Source: New Haven Register
On August 4, 2005 the New Haven Register reported, "Leafing through her scrapbook from her tour in Iraq, National Guard Sgt. Tanya Abdul-Karim Williams admires the final entry: a photo showing Iraqi women enthusiastically holding signs after Saddam Hussein’s capture.
'This shows the Muslim sisters and how happy they are. Look what they’re saying: "Iraq is free,"' said Williams, reading the Arabic words on the signs. 'They’re free.'
As a Muslim woman, Williams praises the liberation of Iraq she and her 118th Medical Battalion helped secure during their yearlong tour of duty. The battalion, based in Newington, returned home Feb. 3.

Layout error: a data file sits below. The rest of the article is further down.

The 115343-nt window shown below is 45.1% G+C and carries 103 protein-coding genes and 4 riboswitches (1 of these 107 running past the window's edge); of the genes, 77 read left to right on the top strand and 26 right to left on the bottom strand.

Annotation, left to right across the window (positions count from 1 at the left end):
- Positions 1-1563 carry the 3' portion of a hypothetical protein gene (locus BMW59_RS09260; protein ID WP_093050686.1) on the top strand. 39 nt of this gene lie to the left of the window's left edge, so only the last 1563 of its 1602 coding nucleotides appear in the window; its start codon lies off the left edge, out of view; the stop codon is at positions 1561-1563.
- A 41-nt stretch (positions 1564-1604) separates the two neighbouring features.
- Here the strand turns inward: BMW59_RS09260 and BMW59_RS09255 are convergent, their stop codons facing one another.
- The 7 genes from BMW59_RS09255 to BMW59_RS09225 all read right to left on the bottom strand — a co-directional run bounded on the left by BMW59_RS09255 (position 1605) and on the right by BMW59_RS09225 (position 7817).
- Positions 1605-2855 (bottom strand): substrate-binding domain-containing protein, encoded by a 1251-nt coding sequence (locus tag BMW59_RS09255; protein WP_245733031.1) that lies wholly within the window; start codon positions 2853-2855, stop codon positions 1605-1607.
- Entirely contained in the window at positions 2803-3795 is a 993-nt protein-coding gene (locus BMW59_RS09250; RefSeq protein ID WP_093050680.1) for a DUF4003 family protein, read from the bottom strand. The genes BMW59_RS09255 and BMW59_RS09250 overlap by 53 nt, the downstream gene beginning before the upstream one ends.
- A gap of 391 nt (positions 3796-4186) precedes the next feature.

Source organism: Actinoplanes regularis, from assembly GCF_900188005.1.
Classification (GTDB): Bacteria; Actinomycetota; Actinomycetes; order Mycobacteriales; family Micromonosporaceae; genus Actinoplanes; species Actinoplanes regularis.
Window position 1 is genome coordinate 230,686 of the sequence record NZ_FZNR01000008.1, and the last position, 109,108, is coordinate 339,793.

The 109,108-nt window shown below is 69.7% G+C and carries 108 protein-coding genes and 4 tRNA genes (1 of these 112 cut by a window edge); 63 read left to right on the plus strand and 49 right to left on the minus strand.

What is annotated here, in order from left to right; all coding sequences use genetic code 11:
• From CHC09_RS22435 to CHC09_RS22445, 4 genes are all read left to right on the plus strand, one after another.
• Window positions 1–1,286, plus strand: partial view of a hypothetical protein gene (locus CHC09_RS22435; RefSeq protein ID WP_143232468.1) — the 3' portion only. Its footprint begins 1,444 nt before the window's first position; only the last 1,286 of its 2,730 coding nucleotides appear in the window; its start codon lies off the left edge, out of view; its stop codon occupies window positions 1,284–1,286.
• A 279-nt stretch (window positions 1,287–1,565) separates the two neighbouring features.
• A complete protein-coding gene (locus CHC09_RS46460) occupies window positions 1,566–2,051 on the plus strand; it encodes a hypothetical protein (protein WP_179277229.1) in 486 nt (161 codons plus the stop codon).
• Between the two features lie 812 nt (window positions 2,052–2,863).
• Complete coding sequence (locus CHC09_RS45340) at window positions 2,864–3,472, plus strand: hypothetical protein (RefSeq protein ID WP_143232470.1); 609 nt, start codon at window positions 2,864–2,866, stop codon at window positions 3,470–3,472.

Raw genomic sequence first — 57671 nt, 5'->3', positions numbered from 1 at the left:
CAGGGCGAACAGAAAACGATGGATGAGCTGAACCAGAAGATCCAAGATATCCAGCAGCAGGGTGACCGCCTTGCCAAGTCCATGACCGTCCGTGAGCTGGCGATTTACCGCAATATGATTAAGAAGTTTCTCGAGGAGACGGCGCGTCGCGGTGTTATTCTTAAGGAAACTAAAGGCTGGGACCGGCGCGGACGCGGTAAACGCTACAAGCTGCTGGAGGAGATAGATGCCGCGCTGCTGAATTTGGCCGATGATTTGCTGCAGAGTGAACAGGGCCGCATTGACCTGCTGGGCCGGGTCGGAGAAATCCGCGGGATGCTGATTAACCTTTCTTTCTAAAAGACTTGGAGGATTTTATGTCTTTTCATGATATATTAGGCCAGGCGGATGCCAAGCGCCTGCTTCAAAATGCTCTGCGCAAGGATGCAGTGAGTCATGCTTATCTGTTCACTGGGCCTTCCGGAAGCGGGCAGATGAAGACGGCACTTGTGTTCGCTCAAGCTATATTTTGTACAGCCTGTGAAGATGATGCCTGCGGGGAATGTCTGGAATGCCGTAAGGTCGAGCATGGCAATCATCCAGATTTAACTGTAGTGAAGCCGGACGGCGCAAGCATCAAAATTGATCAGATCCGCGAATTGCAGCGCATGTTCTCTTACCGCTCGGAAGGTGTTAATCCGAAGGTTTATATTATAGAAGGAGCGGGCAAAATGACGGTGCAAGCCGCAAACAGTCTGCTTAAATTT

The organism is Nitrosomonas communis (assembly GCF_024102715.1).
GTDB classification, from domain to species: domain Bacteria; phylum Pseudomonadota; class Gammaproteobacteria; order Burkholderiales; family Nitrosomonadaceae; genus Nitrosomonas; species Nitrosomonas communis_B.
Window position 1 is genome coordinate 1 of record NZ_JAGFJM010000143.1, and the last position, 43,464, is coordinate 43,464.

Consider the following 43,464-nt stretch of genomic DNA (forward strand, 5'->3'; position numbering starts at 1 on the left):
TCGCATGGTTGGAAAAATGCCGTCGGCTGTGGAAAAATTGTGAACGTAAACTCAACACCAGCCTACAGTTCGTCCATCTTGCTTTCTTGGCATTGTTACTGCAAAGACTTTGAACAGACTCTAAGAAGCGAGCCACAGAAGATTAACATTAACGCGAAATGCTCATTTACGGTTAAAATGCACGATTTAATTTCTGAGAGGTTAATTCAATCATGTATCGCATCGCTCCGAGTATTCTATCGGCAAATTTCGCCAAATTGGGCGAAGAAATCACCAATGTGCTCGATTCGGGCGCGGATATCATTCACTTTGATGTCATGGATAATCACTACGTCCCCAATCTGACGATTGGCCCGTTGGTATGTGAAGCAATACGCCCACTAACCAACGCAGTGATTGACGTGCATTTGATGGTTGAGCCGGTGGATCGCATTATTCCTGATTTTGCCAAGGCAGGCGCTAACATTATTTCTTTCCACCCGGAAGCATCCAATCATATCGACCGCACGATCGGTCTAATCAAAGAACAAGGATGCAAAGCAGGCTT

Iraqi leaders are working to finish the drafting of a new constitution by Aug. 15 despite contentious issues, such as the role of Islamic law, which some believe restricts women’s participation in society.
But Williams said the Qur'an, the Islamic holy book, demands freedom.
'If you read the Qur'an, you are not to oppress women,' said Williams, the only soldier in her 300-member battalion who practices the Islamic faith.
There are 3,794 Muslims serving in active duty in the U.S. armed services, according to military data."